Monaco GP: Max Verstappen sees first Principality win as 'redemption' after torturous road to F1 showpiece success
After crashes and passed missed opportunities, Max Verstappen is finally a Monaco GP winner; Red Bull driver moves ahead of Lewis Hamilton in world championship fight for the first time as record of top-two finishes in 2021 is maintained
By James Galloway
Last Updated: 24/05/21 11:45am
Max Verstappen admitted his first victory in the Monaco Grand Prix felt like "redemption" after tough past experiences of the legendary but famously unforgiving street race.
On a significant Sunday in the early froes of 2021's title battles, Verstappen and Red Bull overturned Mercedes' leads in both championships for the first time this season for their second win of a competitive campaign.
Verstappen's victory moved the 23-year-old into the led the Drivers' Championship for the first time in his 124th race in the sport, while Red Bull now top the Constructors' Championship for the first time since 2013.
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- Updated championship standings
- Hamilton reflects on Mercedes' tough weekend
"I've never been on the podium here and then the first time is straight away a win," said the victorious Dutchman to Sky Sports F1.
"So, it's a bit of redemption for all the other races here because I've never really had a lovely feeling on a Sunday here."
Max finally masters Monte Carlo
Verstappen had certainly experienced a tumultuous time in Monaco up until this year.
On his debut at the F1's showpiece event as a 17-year-old in 2015, Verstappen made a spectacular exit from the race when he crashed his Toro Rosso into the back of Romain Grosjean's car and ploughed into the barriers at Ste Devote.
The incident earned him a grid penalty for following event.
One year later and he crashed out again on his second race for Red Bull - just a fortnight after winning on his debut for the team in Spain - having already found the barriers in both practice and qualifying.
A fifth place was achieved in 2017 but he was back in the Monte Carlo wars again to particularly costly effect the next season, this time in final practice in an accident that ruled him out of qualifying. Team-mate Daniel Ricciardo claimed pole and won the race, Verstappen finished ninth.
And although he did finish a close second on the road to Hamilton on F1's last visit to the Principality two years ago, a time penalty for contact with Valtteri Bottas in the pits shuffled him off the podium to fourth.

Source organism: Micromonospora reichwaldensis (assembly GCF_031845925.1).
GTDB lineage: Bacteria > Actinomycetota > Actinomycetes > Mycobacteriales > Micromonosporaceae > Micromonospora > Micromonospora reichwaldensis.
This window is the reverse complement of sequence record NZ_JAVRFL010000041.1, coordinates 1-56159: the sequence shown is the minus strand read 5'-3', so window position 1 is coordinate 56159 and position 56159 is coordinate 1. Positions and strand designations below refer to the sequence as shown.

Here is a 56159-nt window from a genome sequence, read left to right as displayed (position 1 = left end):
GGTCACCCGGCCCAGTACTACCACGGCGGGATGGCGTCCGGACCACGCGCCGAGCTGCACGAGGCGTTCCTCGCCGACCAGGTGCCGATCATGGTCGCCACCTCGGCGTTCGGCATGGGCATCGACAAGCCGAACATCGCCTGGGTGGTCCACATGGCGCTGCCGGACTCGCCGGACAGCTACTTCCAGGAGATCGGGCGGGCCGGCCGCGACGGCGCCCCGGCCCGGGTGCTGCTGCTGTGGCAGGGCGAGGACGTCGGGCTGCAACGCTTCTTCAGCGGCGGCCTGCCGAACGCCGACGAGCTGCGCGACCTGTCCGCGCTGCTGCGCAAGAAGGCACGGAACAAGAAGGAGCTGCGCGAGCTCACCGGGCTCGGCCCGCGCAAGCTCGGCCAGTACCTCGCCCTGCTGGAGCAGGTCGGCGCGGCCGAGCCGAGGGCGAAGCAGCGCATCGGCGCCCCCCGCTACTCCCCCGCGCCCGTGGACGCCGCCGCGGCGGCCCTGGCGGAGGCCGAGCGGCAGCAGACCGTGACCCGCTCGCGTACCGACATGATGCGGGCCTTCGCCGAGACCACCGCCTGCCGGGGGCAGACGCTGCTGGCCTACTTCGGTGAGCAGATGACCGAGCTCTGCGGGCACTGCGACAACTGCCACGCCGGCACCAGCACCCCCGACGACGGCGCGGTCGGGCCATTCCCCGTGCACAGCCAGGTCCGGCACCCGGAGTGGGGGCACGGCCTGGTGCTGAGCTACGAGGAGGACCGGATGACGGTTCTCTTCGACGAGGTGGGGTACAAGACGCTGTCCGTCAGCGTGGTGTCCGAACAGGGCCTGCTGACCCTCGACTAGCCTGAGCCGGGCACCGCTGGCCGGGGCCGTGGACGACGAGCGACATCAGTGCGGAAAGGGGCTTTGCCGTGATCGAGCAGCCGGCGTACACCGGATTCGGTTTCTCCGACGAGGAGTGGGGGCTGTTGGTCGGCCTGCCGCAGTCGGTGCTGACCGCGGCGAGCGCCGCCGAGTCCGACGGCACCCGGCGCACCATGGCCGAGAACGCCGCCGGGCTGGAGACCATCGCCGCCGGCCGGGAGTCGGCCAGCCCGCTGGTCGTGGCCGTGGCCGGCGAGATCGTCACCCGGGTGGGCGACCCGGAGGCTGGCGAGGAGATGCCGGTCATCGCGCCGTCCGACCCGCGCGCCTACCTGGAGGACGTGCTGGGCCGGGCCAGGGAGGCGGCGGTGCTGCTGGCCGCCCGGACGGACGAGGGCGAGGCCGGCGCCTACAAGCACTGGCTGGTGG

But that Monaco podium itch was finally - and conclusively - scratched in a serene winning performance on Sunday.
Verstappen in control - from start to finish
"Of course, it always looks until control but to keep your focus for so many laps, that's the hardest bit," explained Verstappen after winning from Ferrari's Carlos Sainz by nine seconds.
"It's easy to relax a bit when you're in the lead and it's easy to make a mistake, so you have to keep reminding yourself to stay focused and keep your thoughts on the road.
"Pace-wise it was very controlled because all the time if somebody tried to push me a little bit in terms of lap time we could answer and make the gap bigger and they started to struggle with tyres."
Having admitted he "wasn't happy at all" with his start to the weekend on Thursday, when he struggled with understeer from the RB16B in opening practice, Verstappen was left frustrated at the end of qualifying on Saturday when Charles Leclerc's crash on the final laps put paid to what he believes would have been his own pole-winning attempt.
Leclerc instead held on to what is usually the most crucial pole of the whole season, but the Monegasque suffered heartache in the 30 minutes before Sunday's race when a driveshaft failure on his Ferrari ruled him out of the grand prix.
From his second-place slot on the grid, Verstappen therefore started with nobody in front of him for the crucial first run to Ste Devote, although had to be wary of covering off Valtteri Bottas' Mercedes.
"When you realise he [Leclerc]'s not there you quickly have to shift focus and make sure that you make a good start still," said Verstappen.
"You're starting more or less first but the guy on the inside is still trying to get you off the line."
Having successfully fended off Bottas, Verstappen led for all 78 of the race's laps.
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And with Hamilton finishing down in seventh, Verstappen has established a slender four-point championship lead over his Mercedes rival heading to Baku, another street track, for the next event on June 4-6.
"We are competitive, but Mercedes are still I think the ones to beat," he insisted.
"They are very quick on more normal tracks. But very happy with what we achieved as a team this weekend.
"We are leading the championship and I hope of course to be there at the end of the season because that's the most important [thing]."
'Actions speak louder than words'
Meanwhile, seemingly referring to comments made by Hamilton in Wednesday's press conference, Verstappen said in response to a question about the importance of the result: "Well, first of all, actions always speak louder than words.
"I think that's a good lesson after this weekend. You know you have to talk on the track. That's what I like and yes, we, as a team, so far, made the smallest mistakes and that's why we are ahead. So I hope we can keep that going for the rest of the season."
Hamilton had suggested that Verstappen "perhaps he feels he has a lot to prove" after wheel-to-wheel battles with his Red Bull rival in the season's opening rounds, while the Mercedes driver had also said at the previous race in Spain: "I think they still have performance on us, they're just making a lot of mistakes."
For his part, Hamilton laughed off the suggestion that he was attempting to play 'mind games' against Verstappen.